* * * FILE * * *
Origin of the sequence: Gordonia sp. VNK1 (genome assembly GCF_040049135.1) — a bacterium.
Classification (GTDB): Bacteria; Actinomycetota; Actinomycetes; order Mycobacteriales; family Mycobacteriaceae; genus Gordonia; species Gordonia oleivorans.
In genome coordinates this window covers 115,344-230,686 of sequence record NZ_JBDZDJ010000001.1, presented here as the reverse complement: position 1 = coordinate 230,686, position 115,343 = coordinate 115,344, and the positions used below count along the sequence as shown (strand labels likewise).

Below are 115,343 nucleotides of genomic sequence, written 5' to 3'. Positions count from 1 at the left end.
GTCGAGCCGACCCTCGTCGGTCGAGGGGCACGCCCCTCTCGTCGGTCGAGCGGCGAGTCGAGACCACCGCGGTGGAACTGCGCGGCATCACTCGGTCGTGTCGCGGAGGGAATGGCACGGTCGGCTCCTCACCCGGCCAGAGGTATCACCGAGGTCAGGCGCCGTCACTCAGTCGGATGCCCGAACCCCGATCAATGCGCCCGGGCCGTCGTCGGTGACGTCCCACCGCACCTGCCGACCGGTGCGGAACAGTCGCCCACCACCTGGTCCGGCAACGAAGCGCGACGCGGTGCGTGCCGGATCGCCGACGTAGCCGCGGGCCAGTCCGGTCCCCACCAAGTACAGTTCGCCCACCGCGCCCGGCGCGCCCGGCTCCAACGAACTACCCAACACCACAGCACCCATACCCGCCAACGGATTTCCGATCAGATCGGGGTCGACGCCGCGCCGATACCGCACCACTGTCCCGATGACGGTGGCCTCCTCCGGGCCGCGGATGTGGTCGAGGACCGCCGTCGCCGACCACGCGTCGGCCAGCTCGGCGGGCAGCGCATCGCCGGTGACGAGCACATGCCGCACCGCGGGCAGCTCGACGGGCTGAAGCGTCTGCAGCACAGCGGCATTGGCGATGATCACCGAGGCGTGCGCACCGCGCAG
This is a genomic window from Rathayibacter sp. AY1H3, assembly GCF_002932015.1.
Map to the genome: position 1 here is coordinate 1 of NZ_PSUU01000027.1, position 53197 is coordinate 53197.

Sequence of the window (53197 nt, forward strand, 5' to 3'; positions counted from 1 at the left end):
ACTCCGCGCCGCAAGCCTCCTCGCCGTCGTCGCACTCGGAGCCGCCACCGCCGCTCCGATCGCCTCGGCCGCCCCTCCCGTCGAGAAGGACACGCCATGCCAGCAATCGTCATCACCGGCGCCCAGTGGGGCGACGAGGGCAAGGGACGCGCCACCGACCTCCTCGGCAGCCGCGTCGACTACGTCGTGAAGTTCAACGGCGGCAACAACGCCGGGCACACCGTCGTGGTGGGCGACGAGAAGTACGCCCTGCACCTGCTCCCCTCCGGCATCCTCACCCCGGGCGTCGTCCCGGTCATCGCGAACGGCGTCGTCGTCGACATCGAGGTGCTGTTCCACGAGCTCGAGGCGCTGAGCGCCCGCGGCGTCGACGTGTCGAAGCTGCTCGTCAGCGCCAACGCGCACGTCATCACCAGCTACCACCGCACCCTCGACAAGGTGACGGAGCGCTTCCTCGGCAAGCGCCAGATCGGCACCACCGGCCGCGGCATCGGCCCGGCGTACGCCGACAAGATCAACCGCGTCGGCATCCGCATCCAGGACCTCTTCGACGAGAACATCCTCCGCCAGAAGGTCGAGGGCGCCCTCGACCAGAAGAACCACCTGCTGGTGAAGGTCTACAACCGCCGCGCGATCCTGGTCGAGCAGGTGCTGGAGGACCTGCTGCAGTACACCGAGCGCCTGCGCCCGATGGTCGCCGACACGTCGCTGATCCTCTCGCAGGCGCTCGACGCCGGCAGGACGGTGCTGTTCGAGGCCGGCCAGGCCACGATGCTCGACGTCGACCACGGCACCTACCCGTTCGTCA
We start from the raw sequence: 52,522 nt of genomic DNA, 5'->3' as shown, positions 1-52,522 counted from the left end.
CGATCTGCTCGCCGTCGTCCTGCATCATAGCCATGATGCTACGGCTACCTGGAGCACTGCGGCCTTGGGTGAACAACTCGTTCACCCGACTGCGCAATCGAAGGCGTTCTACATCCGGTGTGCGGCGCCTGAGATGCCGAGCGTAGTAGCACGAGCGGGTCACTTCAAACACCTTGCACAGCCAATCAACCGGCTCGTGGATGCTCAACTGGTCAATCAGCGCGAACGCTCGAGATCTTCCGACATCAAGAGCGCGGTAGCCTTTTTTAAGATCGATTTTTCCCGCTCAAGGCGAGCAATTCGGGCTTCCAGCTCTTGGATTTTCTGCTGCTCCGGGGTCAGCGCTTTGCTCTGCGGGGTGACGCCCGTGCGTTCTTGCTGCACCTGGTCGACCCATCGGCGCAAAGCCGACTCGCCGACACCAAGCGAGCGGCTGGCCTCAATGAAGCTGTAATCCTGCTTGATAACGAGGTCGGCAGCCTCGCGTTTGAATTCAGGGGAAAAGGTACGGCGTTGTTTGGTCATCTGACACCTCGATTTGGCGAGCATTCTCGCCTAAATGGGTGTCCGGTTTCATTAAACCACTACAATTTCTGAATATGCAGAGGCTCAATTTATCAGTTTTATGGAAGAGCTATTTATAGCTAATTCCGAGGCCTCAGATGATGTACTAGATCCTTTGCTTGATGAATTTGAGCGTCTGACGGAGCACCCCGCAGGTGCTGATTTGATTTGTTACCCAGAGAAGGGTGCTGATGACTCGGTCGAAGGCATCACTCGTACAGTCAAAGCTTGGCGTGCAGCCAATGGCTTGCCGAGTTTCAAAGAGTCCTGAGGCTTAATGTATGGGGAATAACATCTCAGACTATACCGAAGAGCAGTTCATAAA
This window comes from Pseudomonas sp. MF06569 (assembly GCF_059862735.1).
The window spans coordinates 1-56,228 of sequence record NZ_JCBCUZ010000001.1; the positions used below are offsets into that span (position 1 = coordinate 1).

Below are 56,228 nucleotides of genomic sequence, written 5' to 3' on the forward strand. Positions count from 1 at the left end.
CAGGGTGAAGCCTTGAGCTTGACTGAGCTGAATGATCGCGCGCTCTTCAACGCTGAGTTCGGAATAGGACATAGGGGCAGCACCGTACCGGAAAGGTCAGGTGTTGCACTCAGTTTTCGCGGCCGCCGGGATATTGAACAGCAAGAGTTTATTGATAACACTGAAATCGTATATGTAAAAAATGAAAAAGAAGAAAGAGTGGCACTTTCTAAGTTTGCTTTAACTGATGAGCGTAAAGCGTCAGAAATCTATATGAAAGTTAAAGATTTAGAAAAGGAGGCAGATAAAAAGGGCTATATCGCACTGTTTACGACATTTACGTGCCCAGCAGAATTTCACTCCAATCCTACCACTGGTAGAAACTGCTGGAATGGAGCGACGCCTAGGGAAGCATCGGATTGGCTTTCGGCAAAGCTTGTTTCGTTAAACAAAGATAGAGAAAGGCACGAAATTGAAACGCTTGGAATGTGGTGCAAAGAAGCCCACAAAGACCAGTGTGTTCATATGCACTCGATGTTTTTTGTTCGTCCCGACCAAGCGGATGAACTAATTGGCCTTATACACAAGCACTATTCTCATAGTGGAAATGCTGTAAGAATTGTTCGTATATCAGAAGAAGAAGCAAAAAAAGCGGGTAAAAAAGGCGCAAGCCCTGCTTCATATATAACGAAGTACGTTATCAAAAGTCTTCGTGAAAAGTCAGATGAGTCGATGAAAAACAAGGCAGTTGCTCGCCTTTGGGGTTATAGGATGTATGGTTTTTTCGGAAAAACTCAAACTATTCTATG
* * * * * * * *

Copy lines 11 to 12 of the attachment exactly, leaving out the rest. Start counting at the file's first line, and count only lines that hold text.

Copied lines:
CGATCTGCTCGCCGTCGTCCTGCATCATAGCCATGATGCTACGGCTACCTGGAGCACTGCGGCCTTGGGTGAACAACTCGTTCACCCGACTGCGCAATCGAAGGCGTTCTACATCCGGTGTGCGGCGCCTGAGATGCCGAGCGTAGTAGCACGAGCGGGTCACTTCAAACACCTTGCACAGCCAATCAACCGGCTCGTGGATGCTCAACTGGTCAATCAGCGCGAACGCTCGAGATCTTCCGACATCAAGAGCGCGGTAGCCTTTTTTAAGATCGATTTTTCCCGCTCAAGGCGAGCAATTCGGGCTTCCAGCTCTTGGATTTTCTGCTGCTCCGGGGTCAGCGCTTTGCTCTGCGGGGTGACGCCCGTGCGTTCTTGCTGCACCTGGTCGACCCATCGGCGCAAAGCCGACTCGCCGACACCAAGCGAGCGGCTGGCCTCAATGAAGCTGTAATCCTGCTTGATAACGAGGTCGGCAGCCTCGCGTTTGAATTCAGGGGAAAAGGTACGGCGTTGTTTGGTCATCTGACACCTCGATTTGGCGAGCATTCTCGCCTAAATGGGTGTCCGGTTTCATTAAACCACTACAATTTCTGAATATGCAGAGGCTCAATTTATCAGTTTTATGGAAGAGCTATTTATAGCTAATTCCGAGGCCTCAGATGATGTACTAGATCCTTTGCTTGATGAATTTGAGCGTCTGACGGAGCACCCCGCAGGTGCTGATTTGATTTGTTACCCAGAGAAGGGTGCTGATGACTCGGTCGAAGGCATCACTCGTACAGTCAAAGCTTGGCGTGCAGCCAATGGCTTGCCGAGTTTCAAAGAGTCCTGAGGCTTAATGTATGGGGAATAACATCTCAGACTATACCGAAGAGCAGTTCATAAA
This window comes from Pseudomonas sp. MF06569 (assembly GCF_059862735.1).